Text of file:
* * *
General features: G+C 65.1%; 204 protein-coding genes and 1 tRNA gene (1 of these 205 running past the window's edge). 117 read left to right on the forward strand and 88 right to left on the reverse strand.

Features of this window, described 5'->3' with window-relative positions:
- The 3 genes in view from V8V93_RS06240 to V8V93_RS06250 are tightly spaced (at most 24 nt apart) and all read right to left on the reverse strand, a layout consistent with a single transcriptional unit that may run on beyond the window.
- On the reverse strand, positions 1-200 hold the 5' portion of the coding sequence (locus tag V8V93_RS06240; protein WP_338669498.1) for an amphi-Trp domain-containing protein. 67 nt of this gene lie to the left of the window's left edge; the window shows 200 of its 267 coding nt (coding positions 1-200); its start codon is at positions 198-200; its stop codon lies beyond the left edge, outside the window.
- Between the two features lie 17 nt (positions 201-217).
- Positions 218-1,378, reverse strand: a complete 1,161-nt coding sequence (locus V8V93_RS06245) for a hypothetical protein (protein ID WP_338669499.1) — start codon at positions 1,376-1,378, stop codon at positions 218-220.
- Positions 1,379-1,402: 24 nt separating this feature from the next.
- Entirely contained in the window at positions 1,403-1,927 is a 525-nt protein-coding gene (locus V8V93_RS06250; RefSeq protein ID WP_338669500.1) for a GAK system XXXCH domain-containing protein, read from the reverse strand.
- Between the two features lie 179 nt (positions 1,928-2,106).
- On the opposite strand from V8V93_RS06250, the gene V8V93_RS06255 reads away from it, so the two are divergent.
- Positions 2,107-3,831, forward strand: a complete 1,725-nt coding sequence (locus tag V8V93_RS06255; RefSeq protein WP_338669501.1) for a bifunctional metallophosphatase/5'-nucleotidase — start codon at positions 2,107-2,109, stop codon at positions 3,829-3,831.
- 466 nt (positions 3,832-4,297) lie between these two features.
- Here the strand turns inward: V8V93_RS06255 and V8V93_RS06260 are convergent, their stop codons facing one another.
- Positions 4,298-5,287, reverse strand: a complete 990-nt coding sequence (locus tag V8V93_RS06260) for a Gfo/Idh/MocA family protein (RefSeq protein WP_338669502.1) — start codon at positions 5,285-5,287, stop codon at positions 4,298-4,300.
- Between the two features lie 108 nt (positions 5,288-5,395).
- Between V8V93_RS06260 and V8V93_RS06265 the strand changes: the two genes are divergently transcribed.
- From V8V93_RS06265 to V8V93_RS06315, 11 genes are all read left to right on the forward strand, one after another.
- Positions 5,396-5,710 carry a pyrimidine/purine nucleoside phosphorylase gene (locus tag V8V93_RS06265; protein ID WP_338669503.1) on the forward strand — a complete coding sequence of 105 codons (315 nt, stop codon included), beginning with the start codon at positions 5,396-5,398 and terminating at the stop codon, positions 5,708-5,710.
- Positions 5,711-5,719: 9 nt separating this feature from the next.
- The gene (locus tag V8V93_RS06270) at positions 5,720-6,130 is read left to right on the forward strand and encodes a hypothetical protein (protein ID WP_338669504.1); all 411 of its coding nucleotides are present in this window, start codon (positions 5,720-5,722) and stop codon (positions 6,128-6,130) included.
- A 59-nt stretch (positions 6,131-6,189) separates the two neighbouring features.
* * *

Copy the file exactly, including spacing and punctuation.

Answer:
General features: G+C 65.1%; 204 protein-coding genes and 1 tRNA gene (1 of these 205 running past the window's edge). 117 read left to right on the forward strand and 88 right to left on the reverse strand.

Features of this window, described 5'->3' with window-relative positions:
- The 3 genes in view from V8V93_RS06240 to V8V93_RS06250 are tightly spaced (at most 24 nt apart) and all read right to left on the reverse strand, a layout consistent with a single transcriptional unit that may run on beyond the window.
- On the reverse strand, positions 1-200 hold the 5' portion of the coding sequence (locus tag V8V93_RS06240; protein WP_338669498.1) for an amphi-Trp domain-containing protein. 67 nt of this gene lie to the left of the window's left edge; the window shows 200 of its 267 coding nt (coding positions 1-200); its start codon is at positions 198-200; its stop codon lies beyond the left edge, outside the window.
- Between the two features lie 17 nt (positions 201-217).
- Positions 218-1,378, reverse strand: a complete 1,161-nt coding sequence (locus V8V93_RS06245) for a hypothetical protein (protein ID WP_338669499.1) — start codon at positions 1,376-1,378, stop codon at positions 218-220.
- Positions 1,379-1,402: 24 nt separating this feature from the next.
- Entirely contained in the window at positions 1,403-1,927 is a 525-nt protein-coding gene (locus V8V93_RS06250; RefSeq protein ID WP_338669500.1) for a GAK system XXXCH domain-containing protein, read from the reverse strand.
- Between the two features lie 179 nt (positions 1,928-2,106).
- On the opposite strand from V8V93_RS06250, the gene V8V93_RS06255 reads away from it, so the two are divergent.
- Positions 2,107-3,831, forward strand: a complete 1,725-nt coding sequence (locus tag V8V93_RS06255; RefSeq protein WP_338669501.1) for a bifunctional metallophosphatase/5'-nucleotidase — start codon at positions 2,107-2,109, stop codon at positions 3,829-3,831.
- 466 nt (positions 3,832-4,297) lie between these two features.
- Here the strand turns inward: V8V93_RS06255 and V8V93_RS06260 are convergent, their stop codons facing one another.
- Positions 4,298-5,287, reverse strand: a complete 990-nt coding sequence (locus tag V8V93_RS06260) for a Gfo/Idh/MocA family protein (RefSeq protein WP_338669502.1) — start codon at positions 5,285-5,287, stop codon at positions 4,298-4,300.
- Between the two features lie 108 nt (positions 5,288-5,395).
- Between V8V93_RS06260 and V8V93_RS06265 the strand changes: the two genes are divergently transcribed.
- From V8V93_RS06265 to V8V93_RS06315, 11 genes are all read left to right on the forward strand, one after another.
- Positions 5,396-5,710 carry a pyrimidine/purine nucleoside phosphorylase gene (locus tag V8V93_RS06265; protein ID WP_338669503.1) on the forward strand — a complete coding sequence of 105 codons (315 nt, stop codon included), beginning with the start codon at positions 5,396-5,398 and terminating at the stop codon, positions 5,708-5,710.
- Positions 5,711-5,719: 9 nt separating this feature from the next.
- The gene (locus tag V8V93_RS06270) at positions 5,720-6,130 is read left to right on the forward strand and encodes a hypothetical protein (protein ID WP_338669504.1); all 411 of its coding nucleotides are present in this window, start codon (positions 5,720-5,722) and stop codon (positions 6,128-6,130) included.
- A 59-nt stretch (positions 6,131-6,189) separates the two neighbouring features.